I mostly agree with this -- the main problem I see is something like this:  Right now, as is, Bitcoin is offering extremely impoverished, yet smart people (like myself) to financially turn their lives around and get a fresh start.  If I had to start paying taxes on my earnings, boom it's game over and I'm back to being impoverished and underpaid (unless I want to partake in the then illegal trading markets which will no doubt spring up), but I don't want to -- this is why I still do not deal drugs or anything like that.
you know if you're poor and smart, you shouldn't actually have to pay taxes, in fact, you should get EIC and the people who do pay taxes pay you.

no EIC if you have no EI
I sure as heck took advantage of that refundable american opportunity credit though ;-)
edit:  lol and promptly spent it on bitcoins

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February 17, 2012, 02:43:35 PM
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I don't know about you but I've always thought that exchanges will be the way authorities can have some control over Bitcoin. It's crucial for its long term survival. So far only Mt. Gox has been serious about this and has been targeted but other exchanges will follow eventually.

This doesn't kill Bitcoin's anonymity, no one forces you to acquire bitcoins from a major exchange. There are already a number of ways you can buy bitcoins from people directly. As more and more exchanges add these requirements, it's likely that alternative ways of acquiring bitcoins become more commonplace.

From my perspective all of this is very good development and it reduces fears that Bitcoin might some day be announced illegal. If that happened, all exchanging would be person to person and that is where any larger potential Bitcoin has, dies.

This is exactly right. Bitcoinica is a place where you can use bitcoin to trade on leverage, and if it requires ID then so be it - you have the choice whether to indulge or not.

I see this as analogous to cash. If you want to open a broker account, or do forex trading etc then you are likely going to have to identify yourself to the brokerage. If you just want to hoard, spend and remain anonymous then you can use good old cash.

The benefit over cash is that you have X number of other ways of moving huge amounts of bitcoin around internationally and virtually anonymously. Whereas if you try an take a suitcase full of dollars out of the country you can bet seem questions are gonna be asked!

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February 17, 2012, 02:45:18 PM
 #17

Zhoutong, when you are fully compliant don't forget to embed the Paraipan Seal of Approval on Bitcoinica.



Your user base will skyrocket for sure.

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February 17, 2012, 03:05:07 PM
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Tbh, if this happens I see myself or somebody else creating a new one without these requirements.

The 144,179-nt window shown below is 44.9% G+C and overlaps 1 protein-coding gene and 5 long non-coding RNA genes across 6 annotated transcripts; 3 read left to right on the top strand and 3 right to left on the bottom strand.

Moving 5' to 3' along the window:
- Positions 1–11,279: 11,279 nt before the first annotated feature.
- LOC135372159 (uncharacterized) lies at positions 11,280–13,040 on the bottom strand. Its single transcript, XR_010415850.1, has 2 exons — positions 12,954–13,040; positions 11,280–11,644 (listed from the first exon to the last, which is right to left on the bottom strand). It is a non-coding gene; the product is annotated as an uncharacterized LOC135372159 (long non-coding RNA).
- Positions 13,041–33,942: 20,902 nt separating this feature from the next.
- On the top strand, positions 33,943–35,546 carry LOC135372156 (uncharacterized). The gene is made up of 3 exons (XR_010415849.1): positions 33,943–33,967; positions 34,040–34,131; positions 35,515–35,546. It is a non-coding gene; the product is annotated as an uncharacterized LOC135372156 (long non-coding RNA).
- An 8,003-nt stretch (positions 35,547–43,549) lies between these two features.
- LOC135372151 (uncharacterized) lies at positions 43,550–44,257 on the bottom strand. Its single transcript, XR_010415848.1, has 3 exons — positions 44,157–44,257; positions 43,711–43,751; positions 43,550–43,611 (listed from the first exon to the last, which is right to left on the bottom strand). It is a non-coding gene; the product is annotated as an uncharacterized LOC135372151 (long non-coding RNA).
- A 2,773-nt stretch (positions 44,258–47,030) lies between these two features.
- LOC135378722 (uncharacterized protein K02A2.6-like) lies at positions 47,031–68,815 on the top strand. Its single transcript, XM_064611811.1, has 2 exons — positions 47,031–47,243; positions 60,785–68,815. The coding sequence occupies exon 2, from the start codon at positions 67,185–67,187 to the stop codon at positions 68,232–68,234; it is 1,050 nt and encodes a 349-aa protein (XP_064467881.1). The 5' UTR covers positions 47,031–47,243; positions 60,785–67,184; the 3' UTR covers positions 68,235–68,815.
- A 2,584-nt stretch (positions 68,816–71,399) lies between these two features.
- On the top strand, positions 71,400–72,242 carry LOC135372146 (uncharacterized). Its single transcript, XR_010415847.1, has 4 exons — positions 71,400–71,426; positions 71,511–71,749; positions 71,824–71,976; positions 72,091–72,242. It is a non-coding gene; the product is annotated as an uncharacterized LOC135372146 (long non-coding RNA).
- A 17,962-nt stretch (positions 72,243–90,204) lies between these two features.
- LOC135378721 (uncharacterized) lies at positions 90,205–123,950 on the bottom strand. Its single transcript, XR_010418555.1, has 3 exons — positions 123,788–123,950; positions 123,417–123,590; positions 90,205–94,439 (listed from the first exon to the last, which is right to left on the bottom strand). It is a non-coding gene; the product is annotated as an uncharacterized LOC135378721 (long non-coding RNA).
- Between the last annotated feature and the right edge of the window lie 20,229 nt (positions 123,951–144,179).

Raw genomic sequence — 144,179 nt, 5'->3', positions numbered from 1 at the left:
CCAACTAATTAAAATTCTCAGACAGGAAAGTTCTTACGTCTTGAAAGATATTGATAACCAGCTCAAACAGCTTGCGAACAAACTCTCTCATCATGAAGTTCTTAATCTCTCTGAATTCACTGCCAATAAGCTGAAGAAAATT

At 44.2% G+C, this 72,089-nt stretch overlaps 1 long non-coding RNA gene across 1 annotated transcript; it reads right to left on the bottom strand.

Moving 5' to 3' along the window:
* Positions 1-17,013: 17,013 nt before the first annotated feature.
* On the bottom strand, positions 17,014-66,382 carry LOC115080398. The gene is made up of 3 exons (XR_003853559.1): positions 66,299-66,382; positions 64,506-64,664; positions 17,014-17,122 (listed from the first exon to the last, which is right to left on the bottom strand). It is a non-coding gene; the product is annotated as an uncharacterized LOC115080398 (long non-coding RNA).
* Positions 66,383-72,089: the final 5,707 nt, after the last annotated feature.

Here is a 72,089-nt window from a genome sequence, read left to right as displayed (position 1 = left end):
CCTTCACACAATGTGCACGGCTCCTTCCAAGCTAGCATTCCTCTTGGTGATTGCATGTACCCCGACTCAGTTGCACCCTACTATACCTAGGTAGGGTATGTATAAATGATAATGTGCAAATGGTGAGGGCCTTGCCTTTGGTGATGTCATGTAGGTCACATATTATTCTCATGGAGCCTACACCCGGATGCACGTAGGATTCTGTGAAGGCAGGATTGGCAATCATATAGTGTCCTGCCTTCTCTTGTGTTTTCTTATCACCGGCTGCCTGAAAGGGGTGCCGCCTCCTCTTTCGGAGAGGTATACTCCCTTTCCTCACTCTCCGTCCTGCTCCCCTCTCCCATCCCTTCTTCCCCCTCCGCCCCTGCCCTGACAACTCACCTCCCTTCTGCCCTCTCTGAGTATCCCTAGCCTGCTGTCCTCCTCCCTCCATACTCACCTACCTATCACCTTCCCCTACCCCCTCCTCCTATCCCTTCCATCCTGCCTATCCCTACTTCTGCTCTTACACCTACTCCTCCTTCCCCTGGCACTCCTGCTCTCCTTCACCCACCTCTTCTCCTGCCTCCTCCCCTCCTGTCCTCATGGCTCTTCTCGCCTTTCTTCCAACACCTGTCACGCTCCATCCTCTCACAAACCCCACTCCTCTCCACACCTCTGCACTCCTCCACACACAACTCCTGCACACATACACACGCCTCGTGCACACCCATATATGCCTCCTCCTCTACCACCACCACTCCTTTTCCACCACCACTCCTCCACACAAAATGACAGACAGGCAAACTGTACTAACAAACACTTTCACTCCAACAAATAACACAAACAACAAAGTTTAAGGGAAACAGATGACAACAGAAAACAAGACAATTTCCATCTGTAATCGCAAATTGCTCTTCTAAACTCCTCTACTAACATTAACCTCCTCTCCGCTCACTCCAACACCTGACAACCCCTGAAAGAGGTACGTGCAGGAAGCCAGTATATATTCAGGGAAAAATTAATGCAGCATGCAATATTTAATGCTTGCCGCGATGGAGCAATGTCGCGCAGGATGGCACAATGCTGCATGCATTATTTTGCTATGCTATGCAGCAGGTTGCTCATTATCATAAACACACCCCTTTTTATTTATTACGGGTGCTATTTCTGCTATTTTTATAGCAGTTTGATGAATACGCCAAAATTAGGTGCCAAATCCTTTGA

A big number of users won't accept this change easily.

You can't be serious. Without complying with the legal requirements, no matter how outrageous they seem, the exchange can and will be declared illegal. I think it will be a good thing for exchanges to comply so that in the long run bitcoin is traded widely.

About the anonymity, bitcoin can be made anonymous as long as you remain within the bitcoin domain. As soon as you cross over from bitcoin to USD (or for that matter any other currency) electronically, you will leave an electronic trail that can be easily tracked. Does not matter how much anonymity you think you have got online?
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February 17, 2012, 03:11:29 PM
 #19

New section on Bitcoinica for proceeding with verifications, showed up few moments ago:

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February 17, 2012, 03:13:34 PM
 #20

Tbh, if this happens I see myself or somebody else creating a new one without these requirements.

A big number of users won't accept this change easily.

You can't be serious. Without complying with the legal requirements, no matter how outrageous they seem, the exchange can and will be declared illegal. I think it will be a good thing for exchanges to comply so that in the long run bitcoin is traded widely.

About the anonymity, bitcoin can be made anonymous as long as you remain within the bitcoin domain. As soon as you cross over from bitcoin to USD (or for that matter any other currency) electronically, you will leave an electronic trail that can be easily tracked. Does not matter how much anonymity you think you have got online?

Yep, this is why you don't create an exchange yourself. You operate in bitcoins and bitcoins only, and since bitcoins are not legally money, you have zero regulations to respond to. You only need bitcoins and proofs of transaction (be it mtgox codes or intersango PoT just to mention the 2 biggest exchanges). They deal with the legal part, that's why they are exchanges.

If you want bitcoinica to be also an exchange, that's when the big can of worms is opened. I may want to use this service with bitcoins that come, for instance, from mining. Or direct sales in bitcoins. There is no need to be passing my personal information around. It's a negative trade-off IMO, which is just what I'm stating here.